[June 22, 2003]

(Published on June 4, 2003 in Capitalism Magazine)

Building a Free Nation that Lasts in Iraq

by Wayne Dunn

Pundits say creating a free Iraq means "democratically" divvying up political power among its various religious and ethnic factions. "[We need] to make sure all the different groups get a fair shot," said Senator Trent Lott recently.

That just goes to show how far conventional "wisdom" has deviated from the wisdom conventional back when some brave souls met in Philadelphia to create a free nation.

Even in its infancy, America was home to a variety of ethnic groups and religious views, comparable in that respect to today's Iraq. Indeed, the doctrinal divide separating, say, Unitarians and Presbyterians is much greater than that separating Sunnis and Shiites. And there are greater cultural differences between, say, Irish and German immigrants in 18th-century America than between Kurdish and Arab residents of 21st-century Iraq.

So given the mixture of religious and cultural backgrounds, how did America's Founders lay a foundation of freedom? Was it by "celebrating diversity" that is, by glorifying and institutionalizing people's differences?

For example, did Founding Father Thomas McKean, of Scots-Irish stock, seek liberty only for those of like heritage? Did John Adams, a Unitarian, want X number of senate seats allotted to fellow parishioners?

No, our Founders were actually educated. Students of history and offspring of the Enlightenment, they grasped something today's nation-builders apparently haven't: that fusing religion or ethnicity to the mechanisms of State leads inevitably to tyranny.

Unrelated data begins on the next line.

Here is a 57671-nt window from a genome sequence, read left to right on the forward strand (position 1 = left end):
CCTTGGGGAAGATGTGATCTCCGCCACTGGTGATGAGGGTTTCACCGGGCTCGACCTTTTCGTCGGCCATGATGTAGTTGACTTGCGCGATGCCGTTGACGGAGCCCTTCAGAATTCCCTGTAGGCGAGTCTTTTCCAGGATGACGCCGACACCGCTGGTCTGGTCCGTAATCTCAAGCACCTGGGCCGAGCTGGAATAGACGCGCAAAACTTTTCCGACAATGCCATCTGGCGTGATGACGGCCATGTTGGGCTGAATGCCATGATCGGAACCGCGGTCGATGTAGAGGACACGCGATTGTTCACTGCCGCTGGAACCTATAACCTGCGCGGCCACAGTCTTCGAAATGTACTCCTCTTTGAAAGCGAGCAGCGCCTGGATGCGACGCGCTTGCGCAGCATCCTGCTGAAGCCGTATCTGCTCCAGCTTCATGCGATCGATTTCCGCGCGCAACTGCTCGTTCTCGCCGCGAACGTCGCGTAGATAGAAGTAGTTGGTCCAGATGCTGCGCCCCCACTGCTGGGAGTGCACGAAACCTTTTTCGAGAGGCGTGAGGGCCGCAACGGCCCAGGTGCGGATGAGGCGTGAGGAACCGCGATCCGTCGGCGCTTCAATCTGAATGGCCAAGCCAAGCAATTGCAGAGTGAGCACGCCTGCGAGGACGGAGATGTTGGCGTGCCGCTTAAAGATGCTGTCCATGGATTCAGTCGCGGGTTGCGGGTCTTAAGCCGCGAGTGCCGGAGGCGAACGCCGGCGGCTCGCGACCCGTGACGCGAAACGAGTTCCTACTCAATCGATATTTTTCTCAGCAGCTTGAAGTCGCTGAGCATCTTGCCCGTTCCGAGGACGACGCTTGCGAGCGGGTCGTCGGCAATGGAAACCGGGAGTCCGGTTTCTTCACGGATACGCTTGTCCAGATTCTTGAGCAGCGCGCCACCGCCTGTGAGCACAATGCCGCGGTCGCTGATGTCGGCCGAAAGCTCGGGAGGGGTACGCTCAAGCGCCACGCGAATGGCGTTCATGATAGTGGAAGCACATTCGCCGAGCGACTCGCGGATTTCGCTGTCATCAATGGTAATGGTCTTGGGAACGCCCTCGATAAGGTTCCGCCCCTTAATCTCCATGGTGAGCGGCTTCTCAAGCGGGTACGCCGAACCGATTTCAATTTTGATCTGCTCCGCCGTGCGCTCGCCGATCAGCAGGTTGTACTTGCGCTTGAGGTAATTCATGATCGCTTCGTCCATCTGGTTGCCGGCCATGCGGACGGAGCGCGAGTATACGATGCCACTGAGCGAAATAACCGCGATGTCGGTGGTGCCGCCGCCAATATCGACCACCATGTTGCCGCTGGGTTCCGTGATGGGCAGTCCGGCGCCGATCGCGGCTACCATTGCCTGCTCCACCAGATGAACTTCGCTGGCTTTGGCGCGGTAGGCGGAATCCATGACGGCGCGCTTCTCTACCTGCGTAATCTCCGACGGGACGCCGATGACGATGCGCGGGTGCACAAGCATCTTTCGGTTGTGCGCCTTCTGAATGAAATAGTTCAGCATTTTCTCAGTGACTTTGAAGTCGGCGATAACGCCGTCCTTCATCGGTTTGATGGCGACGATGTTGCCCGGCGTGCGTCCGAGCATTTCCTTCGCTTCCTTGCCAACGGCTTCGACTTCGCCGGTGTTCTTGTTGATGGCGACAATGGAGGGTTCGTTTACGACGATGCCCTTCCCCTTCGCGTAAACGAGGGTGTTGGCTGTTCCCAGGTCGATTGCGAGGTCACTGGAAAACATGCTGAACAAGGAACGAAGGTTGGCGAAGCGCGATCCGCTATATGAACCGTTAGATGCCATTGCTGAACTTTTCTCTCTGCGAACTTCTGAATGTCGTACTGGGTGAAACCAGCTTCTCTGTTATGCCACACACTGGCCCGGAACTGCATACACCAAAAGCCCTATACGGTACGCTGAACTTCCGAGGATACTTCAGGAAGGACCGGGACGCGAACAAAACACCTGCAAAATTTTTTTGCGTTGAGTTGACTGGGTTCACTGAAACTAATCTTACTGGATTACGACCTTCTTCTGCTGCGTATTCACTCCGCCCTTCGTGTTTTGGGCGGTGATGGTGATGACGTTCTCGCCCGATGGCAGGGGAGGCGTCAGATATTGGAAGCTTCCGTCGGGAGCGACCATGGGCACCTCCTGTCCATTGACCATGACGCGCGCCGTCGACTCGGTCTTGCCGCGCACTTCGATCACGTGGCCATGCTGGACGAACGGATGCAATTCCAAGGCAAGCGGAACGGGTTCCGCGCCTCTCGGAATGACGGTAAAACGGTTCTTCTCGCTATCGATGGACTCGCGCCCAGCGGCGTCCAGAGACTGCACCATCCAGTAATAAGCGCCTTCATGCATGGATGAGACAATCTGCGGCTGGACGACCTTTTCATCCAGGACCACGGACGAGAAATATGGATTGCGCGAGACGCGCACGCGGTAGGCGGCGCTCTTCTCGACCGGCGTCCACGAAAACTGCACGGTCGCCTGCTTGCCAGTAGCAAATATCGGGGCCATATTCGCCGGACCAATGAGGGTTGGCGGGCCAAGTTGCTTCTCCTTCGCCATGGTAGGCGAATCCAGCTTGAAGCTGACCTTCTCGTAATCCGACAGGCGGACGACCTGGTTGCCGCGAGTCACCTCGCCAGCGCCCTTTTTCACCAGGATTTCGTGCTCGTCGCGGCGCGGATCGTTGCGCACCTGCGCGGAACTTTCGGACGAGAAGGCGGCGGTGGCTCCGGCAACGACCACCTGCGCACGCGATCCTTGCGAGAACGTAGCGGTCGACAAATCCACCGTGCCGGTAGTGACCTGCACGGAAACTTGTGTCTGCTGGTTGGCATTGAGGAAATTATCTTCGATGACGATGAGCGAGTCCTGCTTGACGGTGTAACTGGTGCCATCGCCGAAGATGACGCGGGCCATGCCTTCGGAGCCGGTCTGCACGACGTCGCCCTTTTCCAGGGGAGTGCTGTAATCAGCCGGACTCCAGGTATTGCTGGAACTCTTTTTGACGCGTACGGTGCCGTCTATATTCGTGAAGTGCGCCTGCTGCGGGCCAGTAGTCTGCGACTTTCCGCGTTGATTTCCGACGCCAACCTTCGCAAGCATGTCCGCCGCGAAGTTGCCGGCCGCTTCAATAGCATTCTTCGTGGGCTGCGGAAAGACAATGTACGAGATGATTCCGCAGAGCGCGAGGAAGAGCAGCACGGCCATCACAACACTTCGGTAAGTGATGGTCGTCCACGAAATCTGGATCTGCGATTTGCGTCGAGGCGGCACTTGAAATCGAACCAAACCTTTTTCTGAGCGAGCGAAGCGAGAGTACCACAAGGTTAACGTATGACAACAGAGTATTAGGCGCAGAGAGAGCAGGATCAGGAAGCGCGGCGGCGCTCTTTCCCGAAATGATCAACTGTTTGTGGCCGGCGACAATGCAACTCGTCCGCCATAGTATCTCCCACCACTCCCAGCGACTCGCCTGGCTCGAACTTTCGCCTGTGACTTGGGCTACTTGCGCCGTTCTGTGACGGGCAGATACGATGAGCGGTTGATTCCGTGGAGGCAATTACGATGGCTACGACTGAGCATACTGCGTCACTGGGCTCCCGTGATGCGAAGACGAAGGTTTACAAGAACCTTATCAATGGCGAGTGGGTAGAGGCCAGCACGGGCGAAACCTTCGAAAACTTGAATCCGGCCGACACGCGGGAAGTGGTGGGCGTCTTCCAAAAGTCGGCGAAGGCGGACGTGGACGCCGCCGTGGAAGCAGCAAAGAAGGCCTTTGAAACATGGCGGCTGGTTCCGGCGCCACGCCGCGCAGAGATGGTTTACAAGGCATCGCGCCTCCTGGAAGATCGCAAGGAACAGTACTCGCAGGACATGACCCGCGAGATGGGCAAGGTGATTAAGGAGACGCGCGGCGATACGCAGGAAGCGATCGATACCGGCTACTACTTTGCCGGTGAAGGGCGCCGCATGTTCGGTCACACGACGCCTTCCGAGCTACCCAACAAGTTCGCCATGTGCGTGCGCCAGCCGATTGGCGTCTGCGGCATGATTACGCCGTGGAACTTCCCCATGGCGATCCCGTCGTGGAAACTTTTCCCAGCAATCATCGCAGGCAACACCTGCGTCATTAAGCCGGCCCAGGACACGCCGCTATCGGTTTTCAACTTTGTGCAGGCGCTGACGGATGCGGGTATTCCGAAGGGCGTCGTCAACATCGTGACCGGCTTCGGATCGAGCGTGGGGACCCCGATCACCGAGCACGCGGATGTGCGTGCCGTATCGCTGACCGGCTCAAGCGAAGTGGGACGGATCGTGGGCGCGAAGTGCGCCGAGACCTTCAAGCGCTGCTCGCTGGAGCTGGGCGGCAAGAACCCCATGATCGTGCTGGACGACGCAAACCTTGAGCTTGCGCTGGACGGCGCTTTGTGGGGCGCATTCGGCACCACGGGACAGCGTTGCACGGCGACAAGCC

"Our civil rights have no dependence on our religious opinions, any more than our opinions in physics or geometry," wrote Thomas Jefferson. "Religion and government will both exist in greater purity, the less they are mixed together," said James Madison.

Perhaps they were thinking of the inquisitions, crusades, and Salem witch trials.

And "all men,"-not "all groups" states the Declaration of Independence, possess "certain unalienable rights." Such rights are "natural, inherent" not "chosen, earned," says the 1776 Pennsylvania Constitution. Perhaps the signers were thinking of evils committed not only by monarchs but also majorities, such as the democratic Athenians who voted Socrates to death.

Indeed, anyone wishing democracy on Iraq should heed John Adams: "Unbridled passions produce the same effects, whether in a king, nobility, or a mob.... It is therefore as necessary to defend an individual against the majority (in a democracy) as against the king in a monarchy."

Rights don't spring from one's spiritual outlook or genetic lineage. They aren't a gift of the ballot box. Rather, they stem from man's foremost attribute: the ability to reason.

"Reason is the only oracle given you," wrote Jefferson, "[...] call to her tribunal every fact, every opinion." And Thomas Paine held reason, "the most formidable weapon against errors of every kind."

Reason logical argument and persuasion, not force and coercion is how civilized people deal with one another. Socially, it means respecting others' rights.

"Government," by contrast, "is not reason; it is not eloquent; it is force," wrote George Washington."

What then is the proper relationship between State, which is force, and Man, who enjoys reason and rights? Answers the Declaration of Independence: "[T]o secure these rights, governments are instituted among men."

Simply, government's role is to defend individual rights. But this truth is foreign to politicians eyeing Iraq. Obsessed with "democracy," with insuring every minority group gets a "fair shot" in a new Iraqi government, they would doom borrowing from Ayn Rand the smallest minority of all: the individual.

If a government protects everyone's rights, one needn't worry about identifying with some group or other; a person is protected by virtue of being a person. And that ideal is precisely what's kept America a beacon of liberty for over 220 years. One would think this shining example might spark the imagination of nation-builders in Iraq.

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© COPYRIGHT 2003 by Wayne Dunn